Rebuilding Michael Owen

If you’re into football, you’ll never forget the moment. The 2006 World Cup. England Vs Sweden. 2 minutes on the clock. Michael Owen’s knee decides to go out of the tournament with a bang. Literally.

Pushing the self-distruct button was Owen’s anterior cruciate ligament (let’s just stick to ACL from now on) which is the nightmare scenario for any player – pro or pub league standard. And the result? Nearly a year on the sidelines for Owen and even more years of hurt for the 3 lions.

So why did all go so wrong? Well let’s start with some knowledge about the knee.

The knee plays landlord to four major ligaments, one either side and two straight across the middle. The ACL can be found right behind the knee cap and stabilises the whole joint – connecting the femur and tibia. To say its role is important is one hell of an understatement.

Owen damaged his with a twisting movement on a planted foot (as you’ve probably seen replay after replay after…). And with their key man out of action, it was a no brainer for Newcastle United to grab the phone and punch in the digits of world famous surgeon, Dr Richard Steadman.

Using methods such a grafting tendons of a dead man into Owen’s knee, Steadman sprinkled his medical magic over the ACL in question. And not long after Owen checked his knee into rehab to get it moving again.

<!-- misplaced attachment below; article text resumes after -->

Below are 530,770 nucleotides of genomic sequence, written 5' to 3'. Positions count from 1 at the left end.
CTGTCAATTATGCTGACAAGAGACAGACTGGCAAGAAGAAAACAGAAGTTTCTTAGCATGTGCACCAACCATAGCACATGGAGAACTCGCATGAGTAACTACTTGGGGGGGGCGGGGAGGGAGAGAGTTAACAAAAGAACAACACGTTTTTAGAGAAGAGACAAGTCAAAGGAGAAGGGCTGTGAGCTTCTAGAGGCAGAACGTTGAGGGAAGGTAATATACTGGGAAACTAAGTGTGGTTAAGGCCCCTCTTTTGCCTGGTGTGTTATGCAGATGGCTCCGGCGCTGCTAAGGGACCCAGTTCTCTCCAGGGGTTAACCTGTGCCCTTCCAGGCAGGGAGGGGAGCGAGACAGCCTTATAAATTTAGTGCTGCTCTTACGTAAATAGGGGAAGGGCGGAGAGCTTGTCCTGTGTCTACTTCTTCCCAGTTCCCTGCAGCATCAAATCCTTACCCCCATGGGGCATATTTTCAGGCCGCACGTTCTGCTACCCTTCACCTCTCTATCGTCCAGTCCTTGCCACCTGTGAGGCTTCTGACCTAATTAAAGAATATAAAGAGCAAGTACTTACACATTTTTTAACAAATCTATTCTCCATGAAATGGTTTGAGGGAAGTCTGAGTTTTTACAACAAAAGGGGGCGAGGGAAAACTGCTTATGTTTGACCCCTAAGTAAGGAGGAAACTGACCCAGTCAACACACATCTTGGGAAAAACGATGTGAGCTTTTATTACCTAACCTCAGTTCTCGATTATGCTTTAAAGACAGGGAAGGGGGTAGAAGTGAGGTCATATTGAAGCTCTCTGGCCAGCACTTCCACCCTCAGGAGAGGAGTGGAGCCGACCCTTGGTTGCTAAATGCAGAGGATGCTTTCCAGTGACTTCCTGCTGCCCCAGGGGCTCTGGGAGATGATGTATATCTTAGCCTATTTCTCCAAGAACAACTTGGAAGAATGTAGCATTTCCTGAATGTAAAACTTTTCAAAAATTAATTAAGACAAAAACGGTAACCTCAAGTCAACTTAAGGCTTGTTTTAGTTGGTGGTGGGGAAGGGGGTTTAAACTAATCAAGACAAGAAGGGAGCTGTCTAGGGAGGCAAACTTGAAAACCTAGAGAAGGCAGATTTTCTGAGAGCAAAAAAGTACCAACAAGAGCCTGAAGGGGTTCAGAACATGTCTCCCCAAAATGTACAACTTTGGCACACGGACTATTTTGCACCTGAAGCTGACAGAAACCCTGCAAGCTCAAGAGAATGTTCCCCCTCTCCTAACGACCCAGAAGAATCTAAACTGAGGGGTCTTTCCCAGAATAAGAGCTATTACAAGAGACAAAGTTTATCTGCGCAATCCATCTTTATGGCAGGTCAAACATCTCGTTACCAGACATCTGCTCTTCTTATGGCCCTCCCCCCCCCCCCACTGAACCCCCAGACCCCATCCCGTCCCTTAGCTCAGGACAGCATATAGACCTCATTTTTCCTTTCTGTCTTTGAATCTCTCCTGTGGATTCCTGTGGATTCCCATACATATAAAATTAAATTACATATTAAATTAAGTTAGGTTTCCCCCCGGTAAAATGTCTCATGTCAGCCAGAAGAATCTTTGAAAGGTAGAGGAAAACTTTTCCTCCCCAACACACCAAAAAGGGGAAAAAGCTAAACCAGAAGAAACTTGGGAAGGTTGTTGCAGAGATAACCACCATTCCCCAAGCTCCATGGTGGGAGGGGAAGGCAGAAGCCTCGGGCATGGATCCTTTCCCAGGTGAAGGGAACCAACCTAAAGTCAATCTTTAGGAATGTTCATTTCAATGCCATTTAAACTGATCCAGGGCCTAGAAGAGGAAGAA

A full 8 months after that fateful night in Cologne, Owen began running for the first time. Guess time really is the best healer. And being able to afford the world’s best doctors, physios and surgeons must help too.
If any of this has got you interested, the following careers might grab your attention too:

  • radiographer using magnetic resonance imaging to produce cross-sectional images of the body to diagnose injury precisely :
  • clinical scientist working in histocompatability* or immunogenetics* determining whether donor tissue or organs will be rejected by the receiver’s immune system
  • A transplant coordinator (immunologist) ensuring everything is organised between the donor and recipient from arranging consent to guaranteeing the donor tissue or organ is delivered at the right time
  • An orthopaedic surgeon using the latest medical techniques and reconstructive surgery to treat injuries
  • A medical microbiologist responsible for managing and controlling potential infection e.g. MRSA following surgery
  • physiotherapist using exercise and other techniques to help rehabilitate patients following injury
  • A sports psychologist working to help maintain a positive mindset to speed recovery
  • A medical, scientific or sports journalist reporting or writing about the most recent injuries in the sports arena
  • A technical footwear designer or podiatrist (foot specialist) constructing new sports footwear to reduce the risk of injury
  • sales representative marketing sports stretchers to carry injured sports professionals from the field
  • health records clerk inputting confidential patient data and clinical information from doctors and other clinical professionals into a secure database storing personal health records
  • A media or public relations manager working for UK Transplant generating support and understanding of organ donation and transplantation and increasing membership of the NHS Organ Donor Register

*Histocompatability comes from the Greek word histo (meaning tissue), and is used to describe the genetic systems that determine whether an individual will accept or reject transplanted organs or tissue from a donor

* Immunogenetics is the study of genes which are involved in determining an immune response.